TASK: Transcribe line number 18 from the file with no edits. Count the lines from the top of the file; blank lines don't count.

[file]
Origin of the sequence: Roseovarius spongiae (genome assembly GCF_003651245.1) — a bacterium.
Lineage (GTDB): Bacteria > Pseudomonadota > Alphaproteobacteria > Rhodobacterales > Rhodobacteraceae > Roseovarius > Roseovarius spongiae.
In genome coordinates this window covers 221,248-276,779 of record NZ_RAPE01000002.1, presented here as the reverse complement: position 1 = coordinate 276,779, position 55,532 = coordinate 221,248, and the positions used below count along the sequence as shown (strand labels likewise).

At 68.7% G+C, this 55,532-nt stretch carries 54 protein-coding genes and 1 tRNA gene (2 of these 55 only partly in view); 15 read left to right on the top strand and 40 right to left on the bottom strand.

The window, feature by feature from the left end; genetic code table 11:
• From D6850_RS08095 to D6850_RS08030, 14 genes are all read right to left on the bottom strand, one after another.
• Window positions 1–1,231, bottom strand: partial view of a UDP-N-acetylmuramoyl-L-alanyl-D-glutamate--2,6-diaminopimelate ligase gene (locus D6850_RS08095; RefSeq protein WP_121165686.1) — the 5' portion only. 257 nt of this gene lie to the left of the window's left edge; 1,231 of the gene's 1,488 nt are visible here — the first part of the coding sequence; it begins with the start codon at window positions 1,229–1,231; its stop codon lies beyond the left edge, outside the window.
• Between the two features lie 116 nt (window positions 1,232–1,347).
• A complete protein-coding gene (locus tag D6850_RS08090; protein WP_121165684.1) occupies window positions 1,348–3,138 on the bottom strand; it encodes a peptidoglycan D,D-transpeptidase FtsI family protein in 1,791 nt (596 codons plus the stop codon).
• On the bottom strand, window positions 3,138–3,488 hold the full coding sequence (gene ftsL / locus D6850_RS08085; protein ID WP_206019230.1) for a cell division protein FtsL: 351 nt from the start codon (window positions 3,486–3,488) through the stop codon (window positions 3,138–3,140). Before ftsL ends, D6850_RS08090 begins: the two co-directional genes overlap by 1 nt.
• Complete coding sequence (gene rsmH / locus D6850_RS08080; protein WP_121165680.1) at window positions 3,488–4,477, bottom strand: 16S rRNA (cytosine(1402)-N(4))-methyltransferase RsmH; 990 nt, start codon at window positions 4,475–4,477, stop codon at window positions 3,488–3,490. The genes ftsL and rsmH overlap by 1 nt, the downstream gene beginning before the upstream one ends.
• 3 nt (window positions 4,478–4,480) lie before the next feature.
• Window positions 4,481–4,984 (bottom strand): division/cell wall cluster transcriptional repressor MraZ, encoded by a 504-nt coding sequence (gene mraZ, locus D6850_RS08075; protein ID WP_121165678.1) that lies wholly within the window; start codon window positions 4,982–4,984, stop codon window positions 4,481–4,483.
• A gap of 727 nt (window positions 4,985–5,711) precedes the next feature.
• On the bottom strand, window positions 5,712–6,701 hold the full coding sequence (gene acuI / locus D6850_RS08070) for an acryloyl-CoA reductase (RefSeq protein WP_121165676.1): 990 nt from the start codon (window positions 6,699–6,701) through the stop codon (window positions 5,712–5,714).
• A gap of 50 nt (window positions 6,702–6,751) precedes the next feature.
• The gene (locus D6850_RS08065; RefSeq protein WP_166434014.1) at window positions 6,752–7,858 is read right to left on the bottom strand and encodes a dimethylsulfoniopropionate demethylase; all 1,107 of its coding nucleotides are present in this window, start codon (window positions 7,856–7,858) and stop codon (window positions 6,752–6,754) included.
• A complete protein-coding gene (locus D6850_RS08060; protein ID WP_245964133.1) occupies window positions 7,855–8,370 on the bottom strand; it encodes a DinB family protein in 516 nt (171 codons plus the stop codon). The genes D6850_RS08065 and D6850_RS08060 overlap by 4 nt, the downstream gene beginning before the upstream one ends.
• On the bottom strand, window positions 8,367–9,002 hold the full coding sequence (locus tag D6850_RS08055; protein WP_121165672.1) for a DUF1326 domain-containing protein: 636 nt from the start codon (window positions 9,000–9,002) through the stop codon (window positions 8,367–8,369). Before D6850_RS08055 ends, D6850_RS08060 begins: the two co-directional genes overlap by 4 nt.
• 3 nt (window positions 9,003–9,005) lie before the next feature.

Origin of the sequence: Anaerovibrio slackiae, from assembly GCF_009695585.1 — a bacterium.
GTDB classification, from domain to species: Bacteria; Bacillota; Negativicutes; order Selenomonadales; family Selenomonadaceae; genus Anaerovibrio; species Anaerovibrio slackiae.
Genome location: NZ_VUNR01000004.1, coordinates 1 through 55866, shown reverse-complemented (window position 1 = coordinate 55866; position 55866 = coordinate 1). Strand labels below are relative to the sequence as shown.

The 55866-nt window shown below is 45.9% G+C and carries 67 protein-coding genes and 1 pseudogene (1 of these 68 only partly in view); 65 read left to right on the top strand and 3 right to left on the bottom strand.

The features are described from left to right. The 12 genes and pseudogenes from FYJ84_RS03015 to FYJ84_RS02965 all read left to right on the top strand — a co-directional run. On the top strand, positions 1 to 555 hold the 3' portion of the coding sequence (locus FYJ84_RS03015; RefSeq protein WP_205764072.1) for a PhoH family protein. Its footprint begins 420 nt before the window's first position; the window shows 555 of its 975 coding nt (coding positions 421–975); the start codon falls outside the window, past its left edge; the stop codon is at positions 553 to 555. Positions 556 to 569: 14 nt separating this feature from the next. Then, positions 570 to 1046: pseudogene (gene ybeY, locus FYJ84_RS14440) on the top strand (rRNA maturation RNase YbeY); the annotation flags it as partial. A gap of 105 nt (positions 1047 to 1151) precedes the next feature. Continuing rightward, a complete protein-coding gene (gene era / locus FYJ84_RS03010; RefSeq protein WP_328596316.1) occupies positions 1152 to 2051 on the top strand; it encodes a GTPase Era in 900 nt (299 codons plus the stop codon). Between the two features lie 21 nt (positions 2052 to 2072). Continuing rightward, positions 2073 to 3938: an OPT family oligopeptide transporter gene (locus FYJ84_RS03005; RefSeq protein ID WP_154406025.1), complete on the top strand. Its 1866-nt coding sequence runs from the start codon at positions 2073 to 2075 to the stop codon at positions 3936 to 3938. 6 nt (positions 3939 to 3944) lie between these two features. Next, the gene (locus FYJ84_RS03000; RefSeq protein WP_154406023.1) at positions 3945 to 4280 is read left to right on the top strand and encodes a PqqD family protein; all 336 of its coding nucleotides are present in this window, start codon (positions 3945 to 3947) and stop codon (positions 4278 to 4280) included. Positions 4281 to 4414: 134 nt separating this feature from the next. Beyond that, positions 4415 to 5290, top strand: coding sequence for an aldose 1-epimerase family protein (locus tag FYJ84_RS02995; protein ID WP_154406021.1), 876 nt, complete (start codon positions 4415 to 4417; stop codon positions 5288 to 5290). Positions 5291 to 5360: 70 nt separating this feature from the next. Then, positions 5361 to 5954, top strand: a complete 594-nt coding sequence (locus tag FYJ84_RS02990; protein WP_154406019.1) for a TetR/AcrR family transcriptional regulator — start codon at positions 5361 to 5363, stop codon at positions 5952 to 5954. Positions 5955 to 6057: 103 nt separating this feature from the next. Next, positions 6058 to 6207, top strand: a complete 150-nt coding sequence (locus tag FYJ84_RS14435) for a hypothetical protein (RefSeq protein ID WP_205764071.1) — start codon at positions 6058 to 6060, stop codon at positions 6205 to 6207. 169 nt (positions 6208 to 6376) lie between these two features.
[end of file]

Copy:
• A complete protein-coding gene (locus D6850_RS08060; protein ID WP_245964133.1) occupies window positions 7,855–8,370 on the bottom strand; it encodes a DinB family protein in 516 nt (171 codons plus the stop codon). The genes D6850_RS08065 and D6850_RS08060 overlap by 4 nt, the downstream gene beginning before the upstream one ends.